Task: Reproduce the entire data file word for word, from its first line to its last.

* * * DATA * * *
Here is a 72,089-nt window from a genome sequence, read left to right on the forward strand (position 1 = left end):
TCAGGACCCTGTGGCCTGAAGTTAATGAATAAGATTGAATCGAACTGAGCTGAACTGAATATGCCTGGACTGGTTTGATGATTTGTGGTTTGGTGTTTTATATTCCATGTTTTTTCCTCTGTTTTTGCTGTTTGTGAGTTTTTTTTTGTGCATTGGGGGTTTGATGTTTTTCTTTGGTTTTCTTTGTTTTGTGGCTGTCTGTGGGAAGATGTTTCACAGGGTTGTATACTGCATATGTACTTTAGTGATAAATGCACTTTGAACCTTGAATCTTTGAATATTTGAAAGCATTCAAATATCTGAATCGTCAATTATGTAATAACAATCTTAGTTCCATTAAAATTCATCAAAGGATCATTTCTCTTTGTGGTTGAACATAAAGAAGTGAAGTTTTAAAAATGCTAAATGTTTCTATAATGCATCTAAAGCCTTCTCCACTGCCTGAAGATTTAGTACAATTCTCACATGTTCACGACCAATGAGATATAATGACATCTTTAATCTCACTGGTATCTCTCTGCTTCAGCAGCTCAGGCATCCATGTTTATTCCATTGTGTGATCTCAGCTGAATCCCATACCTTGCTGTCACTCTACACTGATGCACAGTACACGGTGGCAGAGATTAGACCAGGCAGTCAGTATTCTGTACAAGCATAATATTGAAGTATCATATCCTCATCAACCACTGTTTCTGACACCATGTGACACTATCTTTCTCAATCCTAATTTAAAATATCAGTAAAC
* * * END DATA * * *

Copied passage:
Here is a 72,089-nt window from a genome sequence, read left to right on the forward strand (position 1 = left end):
TCAGGACCCTGTGGCCTGAAGTTAATGAATAAGATTGAATCGAACTGAGCTGAACTGAATATGCCTGGACTGGTTTGATGATTTGTGGTTTGGTGTTTTATATTCCATGTTTTTTCCTCTGTTTTTGCTGTTTGTGAGTTTTTTTTTGTGCATTGGGGGTTTGATGTTTTTCTTTGGTTTTCTTTGTTTTGTGGCTGTCTGTGGGAAGATGTTTCACAGGGTTGTATACTGCATATGTACTTTAGTGATAAATGCACTTTGAACCTTGAATCTTTGAATATTTGAAAGCATTCAAATATCTGAATCGTCAATTATGTAATAACAATCTTAGTTCCATTAAAATTCATCAAAGGATCATTTCTCTTTGTGGTTGAACATAAAGAAGTGAAGTTTTAAAAATGCTAAATGTTTCTATAATGCATCTAAAGCCTTCTCCACTGCCTGAAGATTTAGTACAATTCTCACATGTTCACGACCAATGAGATATAATGACATCTTTAATCTCACTGGTATCTCTCTGCTTCAGCAGCTCAGGCATCCATGTTTATTCCATTGTGTGATCTCAGCTGAATCCCATACCTTGCTGTCACTCTACACTGATGCACAGTACACGGTGGCAGAGATTAGACCAGGCAGTCAGTATTCTGTACAAGCATAATATTGAAGTATCATATCCTCATCAACCACTGTTTCTGACACCATGTGACACTATCTTTCTCAATCCTAATTTAAAATATCAGTAAAC